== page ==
A naturally occurring compound in garlic appears 100 times more effective than two popular antibiotics at fighting Campylobacter bacterium, a common cause of food poisoning.

But don't rush out and begin eating massive amounts of garlic in hopes of preventing foodborne illness, say researchers at Washington State University in Pullman.

The work is preliminary and still far from practical application, according to a news release.

Xiaonan Lu, a post-doctoral researcher and lead author of a recently published research paper, headed a team that looked at diallyl sulfide and its ability to kill the Campylobacter bacterium when it's protected by a slimy biofilm.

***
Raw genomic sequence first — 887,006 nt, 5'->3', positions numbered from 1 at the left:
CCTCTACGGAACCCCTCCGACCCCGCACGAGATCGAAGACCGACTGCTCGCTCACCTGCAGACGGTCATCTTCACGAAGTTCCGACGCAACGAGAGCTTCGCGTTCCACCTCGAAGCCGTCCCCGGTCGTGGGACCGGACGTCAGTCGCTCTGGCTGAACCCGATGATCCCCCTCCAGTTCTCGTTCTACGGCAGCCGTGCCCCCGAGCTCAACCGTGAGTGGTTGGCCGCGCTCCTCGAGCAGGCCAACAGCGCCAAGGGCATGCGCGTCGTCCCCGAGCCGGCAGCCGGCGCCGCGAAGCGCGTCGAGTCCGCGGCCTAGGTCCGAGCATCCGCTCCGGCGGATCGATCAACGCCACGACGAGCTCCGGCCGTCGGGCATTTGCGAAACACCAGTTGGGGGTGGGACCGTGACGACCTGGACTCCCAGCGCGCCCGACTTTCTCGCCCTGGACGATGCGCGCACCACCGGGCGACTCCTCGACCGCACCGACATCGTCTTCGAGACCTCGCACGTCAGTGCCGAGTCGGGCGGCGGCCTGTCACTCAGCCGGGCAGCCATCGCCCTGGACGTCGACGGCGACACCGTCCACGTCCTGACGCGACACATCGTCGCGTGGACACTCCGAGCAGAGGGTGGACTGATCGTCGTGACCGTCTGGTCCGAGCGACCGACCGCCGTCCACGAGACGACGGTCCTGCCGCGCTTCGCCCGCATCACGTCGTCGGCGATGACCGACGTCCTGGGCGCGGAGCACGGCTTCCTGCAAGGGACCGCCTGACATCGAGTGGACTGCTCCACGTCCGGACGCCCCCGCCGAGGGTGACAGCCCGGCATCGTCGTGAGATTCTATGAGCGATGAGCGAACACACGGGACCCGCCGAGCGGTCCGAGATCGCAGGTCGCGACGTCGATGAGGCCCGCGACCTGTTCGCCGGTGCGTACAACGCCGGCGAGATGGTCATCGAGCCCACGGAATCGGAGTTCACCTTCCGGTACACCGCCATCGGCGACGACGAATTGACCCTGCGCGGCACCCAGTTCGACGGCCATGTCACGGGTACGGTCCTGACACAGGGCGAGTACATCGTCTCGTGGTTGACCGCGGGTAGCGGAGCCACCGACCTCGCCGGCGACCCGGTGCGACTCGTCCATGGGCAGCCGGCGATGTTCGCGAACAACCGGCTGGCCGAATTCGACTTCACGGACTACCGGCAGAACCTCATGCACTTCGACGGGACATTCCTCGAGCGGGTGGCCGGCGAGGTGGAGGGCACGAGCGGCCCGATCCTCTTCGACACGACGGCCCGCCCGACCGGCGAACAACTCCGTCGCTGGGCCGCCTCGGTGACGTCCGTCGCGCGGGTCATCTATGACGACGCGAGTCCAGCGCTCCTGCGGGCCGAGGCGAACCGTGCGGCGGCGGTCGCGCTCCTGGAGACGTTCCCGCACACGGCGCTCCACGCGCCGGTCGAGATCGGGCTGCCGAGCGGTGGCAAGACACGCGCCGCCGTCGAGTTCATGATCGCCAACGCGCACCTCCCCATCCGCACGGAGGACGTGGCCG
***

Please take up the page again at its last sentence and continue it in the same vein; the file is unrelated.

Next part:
The biofilm makes it 1,000 times more resistant to antibiotics than if it were floating free.

The researchers found the garlic compond readily pentrated the film and killed the bacterial cells.

As a result, it was 100 times more effective than the antiobiotics erythromycin and ciprofloxacin and often worked in a fraction of the time.

Lu and colleagues also authored two articles last year that found diallyl sulfide and other related compounds were effective against Listeria monocytogenes and E. coli O157:H7—two other foodborne pathogens.

Michael Konkel, a co-author who has been studying Campylobacter for 25 years, said he envisioned the garlic compound possibly being used to clean industrial food-processing equipment.

Another use could possibly be as a preservative in packaged foods.